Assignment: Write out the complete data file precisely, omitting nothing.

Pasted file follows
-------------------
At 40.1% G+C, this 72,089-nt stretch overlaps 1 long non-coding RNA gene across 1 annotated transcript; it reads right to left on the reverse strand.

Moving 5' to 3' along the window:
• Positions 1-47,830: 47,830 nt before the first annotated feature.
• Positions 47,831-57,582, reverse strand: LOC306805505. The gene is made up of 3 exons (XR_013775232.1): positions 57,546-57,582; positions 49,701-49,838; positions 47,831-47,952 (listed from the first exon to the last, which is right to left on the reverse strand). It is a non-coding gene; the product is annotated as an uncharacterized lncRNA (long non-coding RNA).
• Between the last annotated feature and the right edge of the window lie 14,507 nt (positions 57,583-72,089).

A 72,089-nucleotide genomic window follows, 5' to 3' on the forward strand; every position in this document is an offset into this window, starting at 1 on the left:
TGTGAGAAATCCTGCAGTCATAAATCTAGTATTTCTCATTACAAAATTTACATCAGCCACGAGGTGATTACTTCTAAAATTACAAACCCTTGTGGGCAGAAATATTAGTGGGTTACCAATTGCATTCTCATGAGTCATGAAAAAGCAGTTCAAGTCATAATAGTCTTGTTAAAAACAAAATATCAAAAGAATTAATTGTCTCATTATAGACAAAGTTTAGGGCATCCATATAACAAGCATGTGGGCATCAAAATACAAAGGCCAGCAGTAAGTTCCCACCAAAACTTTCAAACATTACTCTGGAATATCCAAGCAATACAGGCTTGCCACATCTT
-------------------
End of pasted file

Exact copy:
At 40.1% G+C, this 72,089-nt stretch overlaps 1 long non-coding RNA gene across 1 annotated transcript; it reads right to left on the reverse strand.

Moving 5' to 3' along the window:
• Positions 1-47,830: 47,830 nt before the first annotated feature.
• Positions 47,831-57,582, reverse strand: LOC306805505. The gene is made up of 3 exons (XR_013775232.1): positions 57,546-57,582; positions 49,701-49,838; positions 47,831-47,952 (listed from the first exon to the last, which is right to left on the reverse strand). It is a non-coding gene; the product is annotated as an uncharacterized lncRNA (long non-coding RNA).
• Between the last annotated feature and the right edge of the window lie 14,507 nt (positions 57,583-72,089).

A 72,089-nucleotide genomic window follows, 5' to 3' on the forward strand; every position in this document is an offset into this window, starting at 1 on the left:
TGTGAGAAATCCTGCAGTCATAAATCTAGTATTTCTCATTACAAAATTTACATCAGCCACGAGGTGATTACTTCTAAAATTACAAACCCTTGTGGGCAGAAATATTAGTGGGTTACCAATTGCATTCTCATGAGTCATGAAAAAGCAGTTCAAGTCATAATAGTCTTGTTAAAAACAAAATATCAAAAGAATTAATTGTCTCATTATAGACAAAGTTTAGGGCATCCATATAACAAGCATGTGGGCATCAAAATACAAAGGCCAGCAGTAAGTTCCCACCAAAACTTTCAAACATTACTCTGGAATATCCAAGCAATACAGGCTTGCCACATCTT